Use This SARS Incentive to Bring Young People into Your Business

Posted by Bernard Schoeman on 28 May 2024.



Bernard Schoeman

CA(SA), Post Graduate Diploma Accounting, BCom

The Tax Shop Head Office

More about Bernard Schoeman

Bernard studied BCom majoring in information systems and accounting at the University of Cape Town and qualified as a Chartered Accountant (SA) in 1997 after completing of his articles with Deloitte & Touche. Bernard has extensive international and local experience having worked for nearly three years with financial institutions in the UK (London) and having audited numerous companies listed on the JSE in South Africa. He is a member of the South African Institute of Chartered Accountants.

“The employment tax incentive is aimed at encouraging employers to hire young and less experienced work seekers.” (SARS Employers ETI Guide)

With Youth Day celebrations around the corner, business owners have an opportunity not only to consider unlocking the benefits of having young workers in their teams, but also to make a difference to South Africa’s dismal youth employment rate.

What are the benefits of hiring young employees?
  • More likely to be technologically savvy, younger employees have a positive impact on the adoption and use of new software and technology in a company.
  • They also give companies that target the millennial market an advantage, as they can reach and communicate with their peers.
  • Wages for young employees are lower, making them the cost-effective choice for entry-level positions, freeing up experienced workers for strategic level work.
  • Younger people are better equipped to respond to sudden change and unexpected circumstances.
  • Companies have an opportunity to develop a workforce specifically trained to meet their business needs and culture.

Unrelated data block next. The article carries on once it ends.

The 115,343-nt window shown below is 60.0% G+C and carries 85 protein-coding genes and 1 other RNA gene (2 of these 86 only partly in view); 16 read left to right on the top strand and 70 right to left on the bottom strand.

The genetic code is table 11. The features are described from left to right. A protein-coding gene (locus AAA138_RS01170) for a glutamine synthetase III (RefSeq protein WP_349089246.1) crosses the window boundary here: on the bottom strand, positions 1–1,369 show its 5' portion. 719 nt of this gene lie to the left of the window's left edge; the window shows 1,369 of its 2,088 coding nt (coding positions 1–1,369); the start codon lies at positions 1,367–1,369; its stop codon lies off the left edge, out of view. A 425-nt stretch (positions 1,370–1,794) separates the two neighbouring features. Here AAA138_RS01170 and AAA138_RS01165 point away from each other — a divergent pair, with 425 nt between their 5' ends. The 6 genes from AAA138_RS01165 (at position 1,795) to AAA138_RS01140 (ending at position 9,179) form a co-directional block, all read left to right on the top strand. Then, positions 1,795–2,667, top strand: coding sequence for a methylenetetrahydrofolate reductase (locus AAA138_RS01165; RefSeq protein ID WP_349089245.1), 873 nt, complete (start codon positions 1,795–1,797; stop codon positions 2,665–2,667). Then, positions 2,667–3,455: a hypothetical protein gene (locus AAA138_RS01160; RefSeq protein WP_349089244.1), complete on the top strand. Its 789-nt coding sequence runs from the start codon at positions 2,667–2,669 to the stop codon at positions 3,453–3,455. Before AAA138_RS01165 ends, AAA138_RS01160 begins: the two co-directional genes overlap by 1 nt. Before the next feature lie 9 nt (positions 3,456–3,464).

• Young workers bring paradigm shifting ideas, fresh perspectives and different ways of thinking and working to their organisations.
  • Youthful energy, enthusiasm and creativity are great for team building, productivity and workplace morale.
  • Used to formal learning, young people tend to absorb training more readily.
  • Most young workers are eager to learn, build their experience and apply their skills.

Source: Unicef

One option businesses should consider to enable them to take on more young workers into their companies is to use the ETI incentive from SARS.

What is ETI?

The Employment Tax Incentive (ETI) is a tax concession encouraging employers to hire more young people aged between 18 and 29 years. It reduces the employer’s cost of hiring young people through a cost-sharing mechanism with government while leaving the earnings received by the employee unaffected.

This incentive offers a wide benefit. Employers are financially incentivised to hire more young people, and young people gain valuable work skills and experience, benefiting the wider economy.

It complements existing government programmes with similar objectives e.g. learnership agreements, and it will be available until 28 February 2029.

Who qualifies for ETI?
  • Employers who:
    • are registered for Employees’ Tax (PAYE)
    • are tax compliant
    • meet these qualifying criteria on an ongoing basis.

It is however important to note that certain employers (e.g. those in the national, provincial or local sphere of government and certain public entities) are specifically excluded from utilising the ETI.

  • Employees who:
    • have a valid South African ID or permit
    • are aged between 18 and 29 years old
    • earn between minimum wage or R2000 and R6500 for a 160-hour month
    • who are not domestic workers or “connected persons” to their employers